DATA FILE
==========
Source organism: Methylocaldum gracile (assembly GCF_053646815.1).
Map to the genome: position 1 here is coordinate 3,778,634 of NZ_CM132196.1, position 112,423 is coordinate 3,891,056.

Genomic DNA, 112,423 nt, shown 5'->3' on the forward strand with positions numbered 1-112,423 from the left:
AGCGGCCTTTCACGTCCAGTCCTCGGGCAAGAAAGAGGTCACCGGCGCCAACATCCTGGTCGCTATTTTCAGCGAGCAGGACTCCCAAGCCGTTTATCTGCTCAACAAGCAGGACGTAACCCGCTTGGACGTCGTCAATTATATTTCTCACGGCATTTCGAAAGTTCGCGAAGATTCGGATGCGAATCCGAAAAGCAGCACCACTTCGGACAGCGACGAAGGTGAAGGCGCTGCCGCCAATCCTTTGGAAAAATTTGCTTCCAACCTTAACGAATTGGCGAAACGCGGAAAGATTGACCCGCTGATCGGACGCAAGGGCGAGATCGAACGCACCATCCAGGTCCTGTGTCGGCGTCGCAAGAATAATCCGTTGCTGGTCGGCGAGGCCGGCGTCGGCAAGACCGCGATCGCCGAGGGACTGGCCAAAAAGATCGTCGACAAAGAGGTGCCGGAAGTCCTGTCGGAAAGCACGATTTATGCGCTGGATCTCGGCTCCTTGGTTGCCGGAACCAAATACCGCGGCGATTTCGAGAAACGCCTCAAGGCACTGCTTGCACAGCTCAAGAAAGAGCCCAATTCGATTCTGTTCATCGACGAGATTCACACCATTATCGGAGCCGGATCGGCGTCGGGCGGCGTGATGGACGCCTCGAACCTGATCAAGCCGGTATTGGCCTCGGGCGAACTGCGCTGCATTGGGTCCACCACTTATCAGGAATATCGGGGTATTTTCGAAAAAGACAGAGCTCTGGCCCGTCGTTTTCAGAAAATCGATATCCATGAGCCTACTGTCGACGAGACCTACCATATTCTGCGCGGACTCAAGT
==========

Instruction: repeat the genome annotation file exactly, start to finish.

Source organism: Methylocaldum gracile (assembly GCF_053646815.1).
Map to the genome: position 1 here is coordinate 3,778,634 of NZ_CM132196.1, position 112,423 is coordinate 3,891,056.

Genomic DNA, 112,423 nt, shown 5'->3' on the forward strand with positions numbered 1-112,423 from the left:
AGCGGCCTTTCACGTCCAGTCCTCGGGCAAGAAAGAGGTCACCGGCGCCAACATCCTGGTCGCTATTTTCAGCGAGCAGGACTCCCAAGCCGTTTATCTGCTCAACAAGCAGGACGTAACCCGCTTGGACGTCGTCAATTATATTTCTCACGGCATTTCGAAAGTTCGCGAAGATTCGGATGCGAATCCGAAAAGCAGCACCACTTCGGACAGCGACGAAGGTGAAGGCGCTGCCGCCAATCCTTTGGAAAAATTTGCTTCCAACCTTAACGAATTGGCGAAACGCGGAAAGATTGACCCGCTGATCGGACGCAAGGGCGAGATCGAACGCACCATCCAGGTCCTGTGTCGGCGTCGCAAGAATAATCCGTTGCTGGTCGGCGAGGCCGGCGTCGGCAAGACCGCGATCGCCGAGGGACTGGCCAAAAAGATCGTCGACAAAGAGGTGCCGGAAGTCCTGTCGGAAAGCACGATTTATGCGCTGGATCTCGGCTCCTTGGTTGCCGGAACCAAATACCGCGGCGATTTCGAGAAACGCCTCAAGGCACTGCTTGCACAGCTCAAGAAAGAGCCCAATTCGATTCTGTTCATCGACGAGATTCACACCATTATCGGAGCCGGATCGGCGTCGGGCGGCGTGATGGACGCCTCGAACCTGATCAAGCCGGTATTGGCCTCGGGCGAACTGCGCTGCATTGGGTCCACCACTTATCAGGAATATCGGGGTATTTTCGAAAAAGACAGAGCTCTGGCCCGTCGTTTTCAGAAAATCGATATCCATGAGCCTACTGTCGACGAGACCTACCATATTCTGCGCGGACTCAAGT